"Conflicts That Can't Be Resolved," Wall Street Journal, September 5, 1997.
Peace processes are proliferating all over the world, along with the violence that gave birth to them. There is the Middle East peace process, of course, but peace processes are also at work in the Cyprus conflict between Greeks and Turks, the Northern Ireland conflict between Catholics and Protestants, the Korean conflict between Communists and non-Communists, the Bosnian conflict between just about everyone, and in many other conflicts around the globe. Nor are they limited to international conflicts. In the California Legislature a bill has been proposed authorizing a Peace Process Task Force to oversee truces in gang warfare.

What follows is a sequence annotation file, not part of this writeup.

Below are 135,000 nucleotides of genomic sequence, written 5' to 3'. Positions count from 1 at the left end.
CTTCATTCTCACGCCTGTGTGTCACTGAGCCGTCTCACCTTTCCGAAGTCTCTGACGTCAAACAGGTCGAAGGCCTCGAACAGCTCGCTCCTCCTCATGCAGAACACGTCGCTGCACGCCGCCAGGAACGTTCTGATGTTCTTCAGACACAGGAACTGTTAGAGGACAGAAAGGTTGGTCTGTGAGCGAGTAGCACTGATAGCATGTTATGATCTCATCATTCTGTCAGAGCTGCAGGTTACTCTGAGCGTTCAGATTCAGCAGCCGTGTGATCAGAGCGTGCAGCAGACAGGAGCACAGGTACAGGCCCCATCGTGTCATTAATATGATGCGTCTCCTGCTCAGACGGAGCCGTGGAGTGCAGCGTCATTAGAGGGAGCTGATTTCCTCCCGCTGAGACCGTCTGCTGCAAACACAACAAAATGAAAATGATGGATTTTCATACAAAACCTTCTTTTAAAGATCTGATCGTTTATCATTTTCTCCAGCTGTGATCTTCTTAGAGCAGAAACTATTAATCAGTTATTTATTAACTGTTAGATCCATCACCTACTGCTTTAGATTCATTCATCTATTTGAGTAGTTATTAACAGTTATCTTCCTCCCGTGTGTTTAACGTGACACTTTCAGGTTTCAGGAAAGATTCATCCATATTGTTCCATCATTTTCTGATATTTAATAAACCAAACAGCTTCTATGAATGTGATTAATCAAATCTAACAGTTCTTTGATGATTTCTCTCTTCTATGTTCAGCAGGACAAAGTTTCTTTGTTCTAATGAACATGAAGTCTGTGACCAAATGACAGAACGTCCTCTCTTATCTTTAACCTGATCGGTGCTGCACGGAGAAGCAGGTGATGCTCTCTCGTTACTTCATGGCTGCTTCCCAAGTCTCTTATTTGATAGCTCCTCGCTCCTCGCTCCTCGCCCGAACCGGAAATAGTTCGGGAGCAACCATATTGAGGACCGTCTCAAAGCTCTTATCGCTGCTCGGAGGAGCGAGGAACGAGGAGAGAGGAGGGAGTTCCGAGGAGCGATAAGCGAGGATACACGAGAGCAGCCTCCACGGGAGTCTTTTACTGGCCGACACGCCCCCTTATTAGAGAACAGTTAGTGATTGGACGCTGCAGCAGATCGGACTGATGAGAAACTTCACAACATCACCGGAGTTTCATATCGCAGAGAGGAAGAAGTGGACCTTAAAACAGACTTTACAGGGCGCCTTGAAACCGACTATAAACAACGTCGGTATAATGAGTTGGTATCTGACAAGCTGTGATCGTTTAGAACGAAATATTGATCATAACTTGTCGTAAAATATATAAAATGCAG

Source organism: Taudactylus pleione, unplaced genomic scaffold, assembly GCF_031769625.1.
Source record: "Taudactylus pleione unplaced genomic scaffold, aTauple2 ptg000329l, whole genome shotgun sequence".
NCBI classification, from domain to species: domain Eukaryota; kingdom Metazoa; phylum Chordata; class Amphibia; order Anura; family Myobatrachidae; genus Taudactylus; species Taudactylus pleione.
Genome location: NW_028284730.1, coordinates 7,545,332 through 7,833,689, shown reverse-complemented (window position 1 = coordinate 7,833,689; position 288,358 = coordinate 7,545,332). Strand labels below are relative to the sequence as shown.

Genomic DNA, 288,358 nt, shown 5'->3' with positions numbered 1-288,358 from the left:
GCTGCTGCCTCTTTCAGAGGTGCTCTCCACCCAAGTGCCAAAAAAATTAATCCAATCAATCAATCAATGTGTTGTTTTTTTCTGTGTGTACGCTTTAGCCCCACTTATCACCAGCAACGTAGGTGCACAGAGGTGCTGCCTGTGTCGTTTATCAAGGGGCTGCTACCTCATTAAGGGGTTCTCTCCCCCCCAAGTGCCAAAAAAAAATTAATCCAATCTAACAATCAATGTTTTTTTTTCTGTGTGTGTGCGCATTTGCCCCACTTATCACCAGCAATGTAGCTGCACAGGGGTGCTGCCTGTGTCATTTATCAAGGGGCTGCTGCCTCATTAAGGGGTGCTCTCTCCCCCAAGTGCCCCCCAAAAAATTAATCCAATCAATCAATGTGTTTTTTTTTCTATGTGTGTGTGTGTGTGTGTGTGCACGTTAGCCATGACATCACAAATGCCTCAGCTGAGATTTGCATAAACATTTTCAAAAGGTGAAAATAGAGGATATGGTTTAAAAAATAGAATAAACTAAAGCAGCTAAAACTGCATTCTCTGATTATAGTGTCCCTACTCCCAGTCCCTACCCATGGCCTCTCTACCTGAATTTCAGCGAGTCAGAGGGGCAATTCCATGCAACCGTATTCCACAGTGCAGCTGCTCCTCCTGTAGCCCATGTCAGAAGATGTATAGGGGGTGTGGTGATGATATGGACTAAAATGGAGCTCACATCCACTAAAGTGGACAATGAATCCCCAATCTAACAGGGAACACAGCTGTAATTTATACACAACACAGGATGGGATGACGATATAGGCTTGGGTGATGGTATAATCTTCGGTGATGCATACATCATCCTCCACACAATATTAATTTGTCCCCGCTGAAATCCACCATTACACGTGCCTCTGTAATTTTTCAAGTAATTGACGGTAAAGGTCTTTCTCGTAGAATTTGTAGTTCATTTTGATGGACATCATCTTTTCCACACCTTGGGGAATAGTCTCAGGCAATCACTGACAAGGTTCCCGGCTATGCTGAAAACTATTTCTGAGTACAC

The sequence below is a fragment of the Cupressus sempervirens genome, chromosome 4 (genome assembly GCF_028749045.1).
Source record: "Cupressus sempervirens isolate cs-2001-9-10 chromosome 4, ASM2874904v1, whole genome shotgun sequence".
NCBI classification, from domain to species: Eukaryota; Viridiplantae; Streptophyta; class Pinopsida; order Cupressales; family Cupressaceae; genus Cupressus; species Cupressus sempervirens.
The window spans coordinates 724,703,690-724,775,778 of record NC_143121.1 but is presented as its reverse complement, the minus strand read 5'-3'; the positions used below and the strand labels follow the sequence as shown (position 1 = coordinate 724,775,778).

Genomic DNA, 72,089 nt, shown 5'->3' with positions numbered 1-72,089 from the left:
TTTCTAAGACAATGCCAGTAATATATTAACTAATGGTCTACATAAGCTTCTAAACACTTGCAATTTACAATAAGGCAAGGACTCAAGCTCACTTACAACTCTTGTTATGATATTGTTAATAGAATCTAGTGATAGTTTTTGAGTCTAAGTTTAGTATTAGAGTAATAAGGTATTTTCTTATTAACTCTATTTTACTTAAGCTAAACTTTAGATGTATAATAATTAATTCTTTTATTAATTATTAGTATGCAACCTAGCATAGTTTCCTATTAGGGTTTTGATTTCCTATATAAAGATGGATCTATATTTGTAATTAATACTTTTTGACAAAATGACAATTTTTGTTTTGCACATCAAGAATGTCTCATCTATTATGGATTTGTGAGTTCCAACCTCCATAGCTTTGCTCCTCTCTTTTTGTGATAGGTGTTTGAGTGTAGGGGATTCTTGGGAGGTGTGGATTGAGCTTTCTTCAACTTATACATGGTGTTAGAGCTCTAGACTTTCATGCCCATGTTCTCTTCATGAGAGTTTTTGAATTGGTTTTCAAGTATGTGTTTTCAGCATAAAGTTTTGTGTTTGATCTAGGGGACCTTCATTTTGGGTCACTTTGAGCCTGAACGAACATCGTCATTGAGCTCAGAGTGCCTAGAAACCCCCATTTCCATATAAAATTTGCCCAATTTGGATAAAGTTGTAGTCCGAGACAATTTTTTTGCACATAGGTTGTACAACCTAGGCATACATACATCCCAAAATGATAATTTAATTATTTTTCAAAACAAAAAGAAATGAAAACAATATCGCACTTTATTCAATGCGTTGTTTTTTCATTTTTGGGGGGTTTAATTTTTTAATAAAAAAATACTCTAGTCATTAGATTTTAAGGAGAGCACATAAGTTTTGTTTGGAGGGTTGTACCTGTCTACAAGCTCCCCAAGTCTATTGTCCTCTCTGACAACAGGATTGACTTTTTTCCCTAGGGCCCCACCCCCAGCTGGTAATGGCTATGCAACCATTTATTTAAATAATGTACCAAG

So many “peace processes” and so little peace! What’s going on?
Well, what’s going on is the familiar story of a social science theory being promoted to politicians who find it an attractive and easy option. The theory in question is “conflict resolution,” by now a venerable department of social psychology with some thousands of “experts” who are happy to sell their services to foundations, government agencies or troubled nations. Our State Department is thoroughly under the sway of this theory — aren’t diplomats by training experts at conflict resolution? — and so is the United States Institute of Peace, whose latest bulletin features a summary of a speech by Joseph Duffy, director of the U.S. information Agency. It reads: “The new information technologies are transforming international relations, opening up new possibilities for conflict prevention, management and resolution.”